Thousands of amazing women have taken part in the Great Run series over the years and alot has changed since the fist staging of our flagship event, the Great North Run in 1981, when only around 1300 women took part. Although a triumph of its time, women made up only 11% of the total field. We’re proud to say that 48% of the 57,000 runners taking part in Great North Run are women, and on average, 50% of all Great Run participants are women.
There are so many inspirational women out there, and to celebrate International Women’s Day this year, we’ve rounded up the stories of just some of the amazing women who inspire us and will hopefully inspire you too.
Susie took part in Great North Run alongside close running friend BBC News presenter Sophie Raworth in 2017 and 2018, and her story is pretty inspirational. She only took up running in 2011 and took part in her first Ultra Marathon in 2012. Susie now runs for a living and competes in many distance events across the world.
Susie was part of our #NewYearNoPressure campaign in January which encouraged people to set themselves long term goals for the year and not become bogged down with unrealistic New Year Resolutions; according to Strava, 92% of people who set themselves the goal of an event are still active 10 months later.
Jess, 22, took on Simplyhealth Great Manchester Run to celebrate five years since she last attempted suicide. She’s continuing to inspire people with how she overcame her battle with depression; Jess endured severe bullying at secondary school which led her to self-harm for the first time when she was just 11-years-old.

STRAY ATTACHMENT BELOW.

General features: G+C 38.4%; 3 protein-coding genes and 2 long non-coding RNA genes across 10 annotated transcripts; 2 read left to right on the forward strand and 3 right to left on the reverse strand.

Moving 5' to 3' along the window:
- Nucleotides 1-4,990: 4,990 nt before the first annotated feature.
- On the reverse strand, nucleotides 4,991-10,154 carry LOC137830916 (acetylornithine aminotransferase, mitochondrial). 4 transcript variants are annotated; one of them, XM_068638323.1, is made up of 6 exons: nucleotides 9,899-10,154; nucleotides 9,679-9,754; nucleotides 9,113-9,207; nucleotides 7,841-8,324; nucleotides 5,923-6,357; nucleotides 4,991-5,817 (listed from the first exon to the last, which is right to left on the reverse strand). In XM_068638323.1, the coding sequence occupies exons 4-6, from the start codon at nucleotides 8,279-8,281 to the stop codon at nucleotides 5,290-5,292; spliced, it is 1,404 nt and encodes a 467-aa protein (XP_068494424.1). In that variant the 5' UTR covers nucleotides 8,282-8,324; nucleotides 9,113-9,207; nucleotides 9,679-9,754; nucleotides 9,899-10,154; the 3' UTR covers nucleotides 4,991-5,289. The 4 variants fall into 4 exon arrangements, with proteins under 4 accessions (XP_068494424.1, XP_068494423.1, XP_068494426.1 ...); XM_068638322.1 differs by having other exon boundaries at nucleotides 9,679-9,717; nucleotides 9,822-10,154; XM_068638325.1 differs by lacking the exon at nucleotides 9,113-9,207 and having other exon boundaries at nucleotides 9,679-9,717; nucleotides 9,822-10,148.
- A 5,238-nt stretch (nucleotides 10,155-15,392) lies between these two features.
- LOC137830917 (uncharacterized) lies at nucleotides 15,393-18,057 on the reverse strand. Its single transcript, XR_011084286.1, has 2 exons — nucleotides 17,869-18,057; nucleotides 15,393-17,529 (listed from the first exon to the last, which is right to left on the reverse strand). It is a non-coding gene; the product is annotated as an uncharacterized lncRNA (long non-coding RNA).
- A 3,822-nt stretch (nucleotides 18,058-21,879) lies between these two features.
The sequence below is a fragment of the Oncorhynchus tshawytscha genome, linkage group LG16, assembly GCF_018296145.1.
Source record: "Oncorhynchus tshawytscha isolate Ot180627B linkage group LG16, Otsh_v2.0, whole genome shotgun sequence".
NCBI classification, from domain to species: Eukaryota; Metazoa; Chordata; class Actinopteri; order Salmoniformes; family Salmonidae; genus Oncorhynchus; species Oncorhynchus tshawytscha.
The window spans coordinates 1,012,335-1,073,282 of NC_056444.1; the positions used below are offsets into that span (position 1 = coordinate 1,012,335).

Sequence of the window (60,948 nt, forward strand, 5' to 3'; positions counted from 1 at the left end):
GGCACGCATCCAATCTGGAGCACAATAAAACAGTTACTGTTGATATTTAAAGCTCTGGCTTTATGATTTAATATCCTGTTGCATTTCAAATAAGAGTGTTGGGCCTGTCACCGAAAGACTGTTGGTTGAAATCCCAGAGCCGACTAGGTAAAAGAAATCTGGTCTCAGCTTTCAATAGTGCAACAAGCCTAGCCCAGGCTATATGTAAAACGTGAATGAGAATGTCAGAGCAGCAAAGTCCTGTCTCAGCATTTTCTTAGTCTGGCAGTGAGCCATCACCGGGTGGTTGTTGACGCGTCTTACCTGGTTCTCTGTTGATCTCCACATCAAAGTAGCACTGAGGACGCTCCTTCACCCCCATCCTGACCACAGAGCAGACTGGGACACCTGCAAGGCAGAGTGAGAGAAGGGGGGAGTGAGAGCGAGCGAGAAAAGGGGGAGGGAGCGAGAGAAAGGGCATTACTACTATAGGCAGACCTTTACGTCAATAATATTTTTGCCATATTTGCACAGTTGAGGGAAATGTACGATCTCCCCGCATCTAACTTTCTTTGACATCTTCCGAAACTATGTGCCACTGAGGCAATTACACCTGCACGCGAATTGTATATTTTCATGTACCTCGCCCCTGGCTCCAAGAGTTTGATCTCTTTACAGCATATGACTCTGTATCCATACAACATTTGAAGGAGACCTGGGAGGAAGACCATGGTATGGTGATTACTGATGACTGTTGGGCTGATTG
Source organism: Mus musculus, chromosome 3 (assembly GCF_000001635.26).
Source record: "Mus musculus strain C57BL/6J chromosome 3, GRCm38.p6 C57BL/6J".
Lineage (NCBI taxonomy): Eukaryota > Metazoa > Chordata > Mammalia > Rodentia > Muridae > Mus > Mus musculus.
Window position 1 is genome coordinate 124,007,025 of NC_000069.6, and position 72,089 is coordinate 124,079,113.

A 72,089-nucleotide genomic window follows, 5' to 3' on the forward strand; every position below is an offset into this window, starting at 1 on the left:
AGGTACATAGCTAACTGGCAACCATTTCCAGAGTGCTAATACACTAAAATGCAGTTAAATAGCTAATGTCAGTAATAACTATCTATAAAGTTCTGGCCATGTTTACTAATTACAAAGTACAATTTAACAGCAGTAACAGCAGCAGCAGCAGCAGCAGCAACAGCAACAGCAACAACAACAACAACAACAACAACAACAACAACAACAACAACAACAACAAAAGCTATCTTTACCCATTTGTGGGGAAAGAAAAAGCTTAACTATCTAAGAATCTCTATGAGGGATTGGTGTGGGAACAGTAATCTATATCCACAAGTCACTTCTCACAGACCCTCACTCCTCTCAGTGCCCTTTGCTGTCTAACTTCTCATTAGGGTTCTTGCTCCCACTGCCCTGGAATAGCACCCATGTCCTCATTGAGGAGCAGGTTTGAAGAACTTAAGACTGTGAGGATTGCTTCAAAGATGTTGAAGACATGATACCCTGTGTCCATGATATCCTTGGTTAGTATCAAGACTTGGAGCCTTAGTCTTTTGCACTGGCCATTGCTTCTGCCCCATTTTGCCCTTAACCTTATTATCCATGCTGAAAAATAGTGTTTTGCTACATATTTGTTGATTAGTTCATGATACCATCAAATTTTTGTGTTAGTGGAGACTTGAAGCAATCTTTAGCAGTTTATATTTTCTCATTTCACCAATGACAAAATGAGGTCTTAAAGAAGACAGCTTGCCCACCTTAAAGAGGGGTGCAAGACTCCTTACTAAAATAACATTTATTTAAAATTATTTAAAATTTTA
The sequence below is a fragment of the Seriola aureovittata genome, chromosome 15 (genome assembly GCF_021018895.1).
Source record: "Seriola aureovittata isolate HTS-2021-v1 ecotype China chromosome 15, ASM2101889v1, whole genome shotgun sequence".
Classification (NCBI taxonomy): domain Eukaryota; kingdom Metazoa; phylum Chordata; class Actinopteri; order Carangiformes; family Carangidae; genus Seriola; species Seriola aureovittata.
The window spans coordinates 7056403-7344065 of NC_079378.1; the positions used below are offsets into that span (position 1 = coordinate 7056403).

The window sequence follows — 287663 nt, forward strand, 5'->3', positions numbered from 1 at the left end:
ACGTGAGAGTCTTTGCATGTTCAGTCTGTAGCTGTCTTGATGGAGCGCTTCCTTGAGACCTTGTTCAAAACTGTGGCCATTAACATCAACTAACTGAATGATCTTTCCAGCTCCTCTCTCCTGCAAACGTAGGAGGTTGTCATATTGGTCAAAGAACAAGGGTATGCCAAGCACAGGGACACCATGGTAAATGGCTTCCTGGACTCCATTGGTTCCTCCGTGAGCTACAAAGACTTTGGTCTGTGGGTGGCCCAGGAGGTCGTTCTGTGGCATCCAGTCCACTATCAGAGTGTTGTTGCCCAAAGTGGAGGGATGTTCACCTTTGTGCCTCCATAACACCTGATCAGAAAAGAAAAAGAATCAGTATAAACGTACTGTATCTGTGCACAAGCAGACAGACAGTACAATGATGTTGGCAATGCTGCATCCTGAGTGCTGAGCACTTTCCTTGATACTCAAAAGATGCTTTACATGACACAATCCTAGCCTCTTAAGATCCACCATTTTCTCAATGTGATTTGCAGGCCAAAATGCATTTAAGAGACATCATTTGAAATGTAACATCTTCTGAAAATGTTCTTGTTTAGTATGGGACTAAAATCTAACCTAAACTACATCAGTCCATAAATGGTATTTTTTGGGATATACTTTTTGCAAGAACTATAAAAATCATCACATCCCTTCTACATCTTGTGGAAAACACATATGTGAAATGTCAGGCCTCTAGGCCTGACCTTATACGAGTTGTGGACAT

“I wouldn’t say running played a part in my recovery when I was younger, but it is a huge part of my life now, and helps me to cope with ongoing mental health struggles.
“When I completed my first Simplyhealth Great Manchester Run, the real sense of accomplishment and triumph as I crossed the finish line was just magnificent. I burst into tears. It was truly overwhelming.”
Read Jess’ full story here.
When Mel Bound from Bristol commented on a page for mums that she was feeling frustrated about her lack of physical activity and sluggish energy levels after having children, she found that she’d touched a nerve, hearing stories from other women saying they felt exactly the same.
Inspired, Mel told the group that she was planning a run in her local park and that anyone who wanted to join her was welcome. She was not prepared for the response. As she waited by the park to see if anyone would take her up on her offer of a running buddy, a total of 75 women joined her on that first run—This Mum Runs was born.
Two years on, This Mum Runs is now a community of 50,000 UK-wide, with over 9,000 runners in the Bristol and Bath area. It offers free running meet ups as well as courses and an online store.
Hundreds of people from This Mum Runs are set take part in the Simplyhealth Great Bristol 10k, when it returns to the city on Sunday 5 May, with the event providing first time 10k runners with the perfect distance to aim for when taking part in their Run60 courses.
46-year-old Sonya Hughes from West Kilbride is a foster carer, who took up running to be a positive influence in her children’s life. She is taking part in the Simplyhealth Great Stirling Run marathon event to continue to lead by example in her mission to inspire them to lead active lives.
With a granddaughter from her 28-year-old daughter, an adopted 18-year-old son and four long term foster children, aged 8-15, running also gives Sonya some much needed headspace in her busy life.